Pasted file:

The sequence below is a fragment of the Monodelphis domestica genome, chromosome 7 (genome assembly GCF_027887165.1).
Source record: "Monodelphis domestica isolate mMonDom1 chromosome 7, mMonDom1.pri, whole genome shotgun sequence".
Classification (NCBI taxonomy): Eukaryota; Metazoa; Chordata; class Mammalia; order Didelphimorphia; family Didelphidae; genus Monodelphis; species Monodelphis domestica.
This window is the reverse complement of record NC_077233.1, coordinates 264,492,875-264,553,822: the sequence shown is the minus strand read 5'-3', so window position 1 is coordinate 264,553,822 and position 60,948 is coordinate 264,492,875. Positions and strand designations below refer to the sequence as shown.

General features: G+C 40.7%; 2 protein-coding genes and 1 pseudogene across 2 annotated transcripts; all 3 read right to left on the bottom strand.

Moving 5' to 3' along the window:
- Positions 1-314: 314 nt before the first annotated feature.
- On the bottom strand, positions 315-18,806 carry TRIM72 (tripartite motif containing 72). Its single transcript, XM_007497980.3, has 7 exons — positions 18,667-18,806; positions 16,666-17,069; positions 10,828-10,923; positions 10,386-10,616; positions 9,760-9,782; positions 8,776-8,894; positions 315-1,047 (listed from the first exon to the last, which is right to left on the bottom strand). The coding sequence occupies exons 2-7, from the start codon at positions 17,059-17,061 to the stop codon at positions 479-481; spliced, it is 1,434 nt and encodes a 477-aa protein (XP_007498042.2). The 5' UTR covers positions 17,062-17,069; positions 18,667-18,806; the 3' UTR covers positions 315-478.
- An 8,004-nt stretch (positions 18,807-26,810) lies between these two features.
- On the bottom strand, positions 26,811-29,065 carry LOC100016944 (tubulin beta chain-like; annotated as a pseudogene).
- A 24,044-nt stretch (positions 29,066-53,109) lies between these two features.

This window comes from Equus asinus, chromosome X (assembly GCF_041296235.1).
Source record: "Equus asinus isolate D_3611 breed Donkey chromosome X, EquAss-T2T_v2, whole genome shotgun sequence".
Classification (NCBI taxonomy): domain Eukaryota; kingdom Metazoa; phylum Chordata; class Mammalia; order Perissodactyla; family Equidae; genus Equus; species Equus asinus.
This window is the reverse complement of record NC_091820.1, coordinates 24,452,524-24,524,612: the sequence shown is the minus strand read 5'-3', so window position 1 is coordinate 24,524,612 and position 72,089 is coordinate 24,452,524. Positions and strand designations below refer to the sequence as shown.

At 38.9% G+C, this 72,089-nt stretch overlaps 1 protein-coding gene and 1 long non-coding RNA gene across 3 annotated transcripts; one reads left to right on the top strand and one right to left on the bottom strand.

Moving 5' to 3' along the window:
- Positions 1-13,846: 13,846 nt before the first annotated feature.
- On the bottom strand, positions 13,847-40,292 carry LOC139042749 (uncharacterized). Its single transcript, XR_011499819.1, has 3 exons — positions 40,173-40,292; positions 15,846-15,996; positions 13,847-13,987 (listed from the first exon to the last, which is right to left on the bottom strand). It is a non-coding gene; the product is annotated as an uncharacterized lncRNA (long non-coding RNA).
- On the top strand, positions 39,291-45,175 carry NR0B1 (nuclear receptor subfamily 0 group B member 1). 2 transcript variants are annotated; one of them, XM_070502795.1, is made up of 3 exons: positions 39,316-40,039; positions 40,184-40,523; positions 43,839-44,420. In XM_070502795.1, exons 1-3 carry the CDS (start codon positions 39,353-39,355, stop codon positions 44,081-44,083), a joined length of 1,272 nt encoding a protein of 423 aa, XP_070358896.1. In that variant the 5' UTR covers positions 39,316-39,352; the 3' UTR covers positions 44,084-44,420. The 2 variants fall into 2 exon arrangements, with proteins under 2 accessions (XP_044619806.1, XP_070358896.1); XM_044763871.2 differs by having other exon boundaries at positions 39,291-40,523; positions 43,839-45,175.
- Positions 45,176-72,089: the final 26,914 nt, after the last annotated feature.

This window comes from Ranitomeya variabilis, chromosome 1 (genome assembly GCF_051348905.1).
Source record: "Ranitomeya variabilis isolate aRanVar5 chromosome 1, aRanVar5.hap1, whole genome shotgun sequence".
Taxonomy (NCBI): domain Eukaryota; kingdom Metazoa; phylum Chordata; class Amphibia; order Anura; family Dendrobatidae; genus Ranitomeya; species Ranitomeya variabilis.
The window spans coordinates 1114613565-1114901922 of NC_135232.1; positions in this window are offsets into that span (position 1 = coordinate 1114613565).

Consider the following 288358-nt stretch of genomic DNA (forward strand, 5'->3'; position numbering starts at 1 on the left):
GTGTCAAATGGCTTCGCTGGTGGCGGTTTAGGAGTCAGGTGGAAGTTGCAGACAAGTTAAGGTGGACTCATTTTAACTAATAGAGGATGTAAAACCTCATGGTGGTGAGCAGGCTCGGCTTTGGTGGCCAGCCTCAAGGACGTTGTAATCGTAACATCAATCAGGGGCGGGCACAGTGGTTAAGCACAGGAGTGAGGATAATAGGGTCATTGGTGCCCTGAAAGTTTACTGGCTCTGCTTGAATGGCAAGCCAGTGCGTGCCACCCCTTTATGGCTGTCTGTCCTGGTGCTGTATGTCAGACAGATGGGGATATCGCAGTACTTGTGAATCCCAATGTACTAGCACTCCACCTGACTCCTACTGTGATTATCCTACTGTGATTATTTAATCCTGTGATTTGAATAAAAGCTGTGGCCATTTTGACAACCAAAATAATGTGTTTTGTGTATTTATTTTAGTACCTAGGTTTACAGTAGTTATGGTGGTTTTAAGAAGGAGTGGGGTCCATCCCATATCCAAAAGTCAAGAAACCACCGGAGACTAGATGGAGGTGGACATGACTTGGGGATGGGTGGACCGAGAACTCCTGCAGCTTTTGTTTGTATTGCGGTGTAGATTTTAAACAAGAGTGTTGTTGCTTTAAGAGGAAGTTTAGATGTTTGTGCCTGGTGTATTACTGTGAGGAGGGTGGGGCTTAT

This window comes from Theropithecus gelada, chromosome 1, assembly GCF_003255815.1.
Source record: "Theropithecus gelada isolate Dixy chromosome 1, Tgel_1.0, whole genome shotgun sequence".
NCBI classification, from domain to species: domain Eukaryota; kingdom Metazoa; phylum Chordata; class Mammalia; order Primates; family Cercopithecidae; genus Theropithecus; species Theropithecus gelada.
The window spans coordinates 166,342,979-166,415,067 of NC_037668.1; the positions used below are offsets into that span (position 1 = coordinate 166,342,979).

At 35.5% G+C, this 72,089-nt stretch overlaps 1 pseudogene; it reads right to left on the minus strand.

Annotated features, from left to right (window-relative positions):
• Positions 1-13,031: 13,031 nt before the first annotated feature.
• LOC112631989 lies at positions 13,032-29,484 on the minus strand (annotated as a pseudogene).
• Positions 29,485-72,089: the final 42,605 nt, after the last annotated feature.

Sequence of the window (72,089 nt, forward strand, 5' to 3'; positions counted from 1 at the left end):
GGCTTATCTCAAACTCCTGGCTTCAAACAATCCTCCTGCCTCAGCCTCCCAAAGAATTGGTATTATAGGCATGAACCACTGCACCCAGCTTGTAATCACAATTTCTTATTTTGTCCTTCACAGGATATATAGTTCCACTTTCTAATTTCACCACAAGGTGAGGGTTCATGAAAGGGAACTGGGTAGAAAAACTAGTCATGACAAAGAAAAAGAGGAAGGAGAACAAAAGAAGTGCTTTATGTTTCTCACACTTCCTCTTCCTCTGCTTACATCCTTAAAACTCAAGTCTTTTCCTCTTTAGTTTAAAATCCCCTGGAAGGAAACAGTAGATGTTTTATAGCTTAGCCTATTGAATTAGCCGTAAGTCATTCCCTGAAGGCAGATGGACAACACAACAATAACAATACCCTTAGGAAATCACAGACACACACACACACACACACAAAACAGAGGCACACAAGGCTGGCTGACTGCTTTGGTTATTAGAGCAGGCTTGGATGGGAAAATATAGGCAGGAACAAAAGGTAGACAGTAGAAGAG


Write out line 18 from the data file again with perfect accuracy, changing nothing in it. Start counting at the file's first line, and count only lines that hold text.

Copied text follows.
- Positions 1-13,846: 13,846 nt before the first annotated feature.